Wednesday, April 7, 2010

Tree Swallow Housing Shortage

If you reside in the more northern climes, you still have time to treat the Tree Swallows to affordable housing!  Numbers are declining slowly as they lose their habitat to man and bird alike.  As cavity nesters, tree swallows can be found near water and prefer pileated woodpecker holes.  But between habitat destruction and the influx of starlings and house sparrows, their housing market is compromised.

Here is just one example of a set of plans to build a tree swallow house:


Use any wood which resists weathering for building nesting boxes.  A natural log effect can be achieved by using bits and pieces of wood with bark still intact.  These mill-slabs can be fouond in most sawmills, lumber yards, and firewood lots.  Slabs are usually cheaper than rouogh or dressed lumber.

The recommended minimum height above ground is 7 feet (2.1 meters)
 on a pole or in a tree in open areas near sight of water.

If you wish to paint your boxes, avoid bright colors.

Tree swallows are gregarious,
and an acre of land can accomodate up to 8 nesting pairs.
Their houses can actually be placed 10 feet apart.

A tree swallow usually lays 4 - 6 eggs, with an incubation period
of approximately 14 days.  The young leave the nest in about 16 - 20 days.

In my area, the tree swallows arrived mid-May of last year. 
My houses are going up next weekend just in case they are early.
I can't wait until I hear their sweet little chatter.

My favorite part about the return of the tree swallows? 
Being out in my kayak during the wee hours of the morning
while they swoop and circle around me catching their breakfast!

Click HERE for more interesting Nature Notes!
Thank you to Rambling Woods for this meme!


This Is My Blog - fishing guy said...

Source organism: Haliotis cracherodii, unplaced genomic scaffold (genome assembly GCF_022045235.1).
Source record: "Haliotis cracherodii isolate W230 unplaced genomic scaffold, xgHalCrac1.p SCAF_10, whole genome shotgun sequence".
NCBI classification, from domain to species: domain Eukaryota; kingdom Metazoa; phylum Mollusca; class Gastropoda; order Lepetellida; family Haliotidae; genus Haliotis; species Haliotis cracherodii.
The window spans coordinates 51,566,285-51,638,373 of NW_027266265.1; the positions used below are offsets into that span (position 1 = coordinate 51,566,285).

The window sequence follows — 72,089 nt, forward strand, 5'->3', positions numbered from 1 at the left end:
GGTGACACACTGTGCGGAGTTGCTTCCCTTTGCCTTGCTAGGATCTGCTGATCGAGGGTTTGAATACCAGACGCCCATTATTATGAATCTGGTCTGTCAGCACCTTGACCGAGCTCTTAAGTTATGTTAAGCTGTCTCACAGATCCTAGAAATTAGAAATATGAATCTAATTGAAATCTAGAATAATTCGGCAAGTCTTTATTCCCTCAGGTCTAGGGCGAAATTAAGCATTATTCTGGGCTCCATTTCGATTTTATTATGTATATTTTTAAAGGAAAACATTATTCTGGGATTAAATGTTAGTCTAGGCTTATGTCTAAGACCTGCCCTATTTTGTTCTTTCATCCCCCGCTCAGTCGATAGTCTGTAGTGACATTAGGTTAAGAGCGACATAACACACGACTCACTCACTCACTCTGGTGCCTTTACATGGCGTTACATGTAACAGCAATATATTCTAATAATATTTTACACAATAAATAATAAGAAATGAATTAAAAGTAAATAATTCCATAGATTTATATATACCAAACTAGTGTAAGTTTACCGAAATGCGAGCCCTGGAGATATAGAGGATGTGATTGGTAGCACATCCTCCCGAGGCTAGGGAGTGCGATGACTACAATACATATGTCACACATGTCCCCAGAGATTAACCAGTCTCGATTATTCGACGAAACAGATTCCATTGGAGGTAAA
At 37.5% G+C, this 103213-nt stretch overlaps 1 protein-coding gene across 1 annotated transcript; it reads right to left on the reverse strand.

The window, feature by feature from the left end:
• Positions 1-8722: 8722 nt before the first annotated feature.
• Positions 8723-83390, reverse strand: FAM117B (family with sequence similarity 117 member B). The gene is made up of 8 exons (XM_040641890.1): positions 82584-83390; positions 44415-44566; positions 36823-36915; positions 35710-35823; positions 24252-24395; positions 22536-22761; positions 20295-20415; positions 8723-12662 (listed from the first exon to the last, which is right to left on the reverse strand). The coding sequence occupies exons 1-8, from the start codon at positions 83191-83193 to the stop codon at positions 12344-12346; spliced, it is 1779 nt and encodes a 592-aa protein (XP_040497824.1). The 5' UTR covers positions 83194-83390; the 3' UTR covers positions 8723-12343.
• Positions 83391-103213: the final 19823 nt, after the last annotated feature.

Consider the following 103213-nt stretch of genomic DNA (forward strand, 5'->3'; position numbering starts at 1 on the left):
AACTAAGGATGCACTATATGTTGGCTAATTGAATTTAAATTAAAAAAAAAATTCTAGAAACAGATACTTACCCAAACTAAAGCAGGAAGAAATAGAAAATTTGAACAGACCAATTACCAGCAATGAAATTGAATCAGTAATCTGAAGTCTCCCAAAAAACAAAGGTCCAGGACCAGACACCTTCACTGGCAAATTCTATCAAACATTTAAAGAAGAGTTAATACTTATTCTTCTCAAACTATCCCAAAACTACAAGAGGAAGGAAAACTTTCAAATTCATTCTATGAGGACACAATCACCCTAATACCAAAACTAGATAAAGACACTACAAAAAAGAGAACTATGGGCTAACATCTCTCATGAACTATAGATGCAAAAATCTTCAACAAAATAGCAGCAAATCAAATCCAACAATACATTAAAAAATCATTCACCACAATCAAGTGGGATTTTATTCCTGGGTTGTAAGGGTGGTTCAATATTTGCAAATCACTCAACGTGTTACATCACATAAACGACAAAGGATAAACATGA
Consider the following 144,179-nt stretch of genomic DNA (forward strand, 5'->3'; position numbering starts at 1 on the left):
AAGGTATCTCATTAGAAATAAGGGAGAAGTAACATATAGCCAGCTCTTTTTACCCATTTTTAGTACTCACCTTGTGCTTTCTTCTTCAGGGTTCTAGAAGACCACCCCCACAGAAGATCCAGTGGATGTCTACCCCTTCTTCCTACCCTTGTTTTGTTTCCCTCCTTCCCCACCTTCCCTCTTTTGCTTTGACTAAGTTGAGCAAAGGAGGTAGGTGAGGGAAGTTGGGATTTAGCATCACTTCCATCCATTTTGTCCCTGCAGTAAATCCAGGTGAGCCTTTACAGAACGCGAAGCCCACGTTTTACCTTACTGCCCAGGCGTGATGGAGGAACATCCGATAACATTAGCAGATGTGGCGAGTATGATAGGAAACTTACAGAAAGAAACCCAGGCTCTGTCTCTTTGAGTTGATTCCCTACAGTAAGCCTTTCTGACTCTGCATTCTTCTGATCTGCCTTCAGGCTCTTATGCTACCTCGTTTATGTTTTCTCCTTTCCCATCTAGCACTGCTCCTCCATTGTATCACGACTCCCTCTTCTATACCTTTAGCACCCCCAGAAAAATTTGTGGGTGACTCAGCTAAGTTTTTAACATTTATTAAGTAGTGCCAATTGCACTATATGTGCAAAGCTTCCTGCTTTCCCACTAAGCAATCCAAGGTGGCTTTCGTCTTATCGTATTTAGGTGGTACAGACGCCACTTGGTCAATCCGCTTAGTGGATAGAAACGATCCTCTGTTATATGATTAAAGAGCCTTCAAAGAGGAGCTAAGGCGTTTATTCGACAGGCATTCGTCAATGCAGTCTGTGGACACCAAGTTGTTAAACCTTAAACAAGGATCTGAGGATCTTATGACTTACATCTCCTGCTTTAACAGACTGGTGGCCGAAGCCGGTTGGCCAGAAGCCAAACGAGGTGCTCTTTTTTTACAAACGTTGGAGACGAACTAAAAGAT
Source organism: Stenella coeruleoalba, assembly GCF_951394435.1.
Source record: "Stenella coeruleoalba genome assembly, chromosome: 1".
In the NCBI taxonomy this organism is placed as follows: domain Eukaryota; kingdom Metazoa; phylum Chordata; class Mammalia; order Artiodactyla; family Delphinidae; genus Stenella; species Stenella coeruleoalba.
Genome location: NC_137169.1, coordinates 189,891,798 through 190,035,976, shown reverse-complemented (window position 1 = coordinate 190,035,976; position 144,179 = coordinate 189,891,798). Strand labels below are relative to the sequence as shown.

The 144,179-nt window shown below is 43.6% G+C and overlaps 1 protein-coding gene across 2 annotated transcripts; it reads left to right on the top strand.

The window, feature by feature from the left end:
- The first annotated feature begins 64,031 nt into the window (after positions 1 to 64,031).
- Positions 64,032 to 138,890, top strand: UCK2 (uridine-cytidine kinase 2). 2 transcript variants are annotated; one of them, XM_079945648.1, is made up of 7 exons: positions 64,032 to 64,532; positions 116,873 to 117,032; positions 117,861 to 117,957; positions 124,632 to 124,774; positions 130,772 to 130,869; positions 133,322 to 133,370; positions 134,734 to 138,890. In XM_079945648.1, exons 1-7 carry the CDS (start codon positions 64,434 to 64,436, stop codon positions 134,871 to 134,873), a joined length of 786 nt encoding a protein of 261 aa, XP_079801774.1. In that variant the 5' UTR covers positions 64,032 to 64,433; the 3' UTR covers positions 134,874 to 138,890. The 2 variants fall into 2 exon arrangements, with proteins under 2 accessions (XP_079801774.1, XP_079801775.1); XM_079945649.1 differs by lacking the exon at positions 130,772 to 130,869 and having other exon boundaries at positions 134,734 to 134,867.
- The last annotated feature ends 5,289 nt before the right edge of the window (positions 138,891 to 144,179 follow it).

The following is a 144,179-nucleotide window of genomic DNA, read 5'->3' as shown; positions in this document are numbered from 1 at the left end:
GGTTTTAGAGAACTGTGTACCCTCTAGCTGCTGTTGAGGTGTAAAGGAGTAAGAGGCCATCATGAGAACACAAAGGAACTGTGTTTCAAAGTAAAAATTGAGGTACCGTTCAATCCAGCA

Karen: They fly around the lake I fish and I love to see them patrol the morning lake for bugs.

Carver said...

Great post with good information about building nesting boxes for the swallows.

eileeninmd said...

Great post on the Tree swallows and their houses. It is sad to see any kind of bird in decline.

Caron said...

What if I don't live near water?

KaHolly said...

Thanks for visiting!

Piece of News - excellent question. My sister had swallows nest around her property and she didn't live too near water. I'd give it a try. Someone will take up residence, even if it isn't swallows. In the meantime, you can encourage those you know that do live near water to consider putting up houses! ~karen

Carrie P. said...

We don't have them but I have seen them on TV. Pretty birds.

Johnny Nutcase said...

i give this post lots of thumbs up - great one!!

John said...

Hi Karen,

Fantastic plans I hope many take note of the plans and build the nest homes for the Swallows. I look forward reading about them during the Spring and Summer.

FAB said...

Excellent post Karen.

KaHolly said...

I SO appreciate your encouraging comments! Thank you all very much. ~karen

fabricartist21 said...

This is so interesting. I love all kinds of wildlife. You said something about looking me up when you come to S. A. I would love to meet you and we could have some quilting fun. My sister and I met with Barbara from Belewelled Quilts a blogger from Samoa and we had a marvelous day. Call me and let me know when you come.

EG CameraGirl said...

This was such an interesting post! Tree swallows truly are lovely as the swoop arounf the yard catching insects.

NatureFootstep said...

how nice! I love swallows. They used to nest in thr barn where I have my kajak. But the other people did not like it so they sealed it so the birds could not enter :(

Anonymous said...

I love the swallows - such grace on the wing. I've only seen a few roughies so far this year, but am looking forward to the return of the rest.

Susan said...

Love this Karen! You know SO much about the natural world, I love coming here and learning! Wow, I still have to get blubird boxes up too, I don't think I'll be able to any nesting boxes until next spring - ARRGGHH makes me so mad I can't fit in everything I want to!

Oh and I looked up my shell, and you were right, it is a moon snail! I've never heard of it, thanks again. I knew I could've looked it up right away, but though it'd be fun to see if anyone knew.

Make sure to take pics of your boxes after you get them up!

Its Time to Live said...

I made hundreds of these in the past. Thanks for the reminder, perhaps I will build a few for the neighborhood this time.

Susan said...

How are you my dear? I have an award for you at my blog, come on over when you get a chance!

A Spoonful Of Sugar said...

Interesting read - your birdlife is so very different to ours! Hope you see plenty of nests this spring.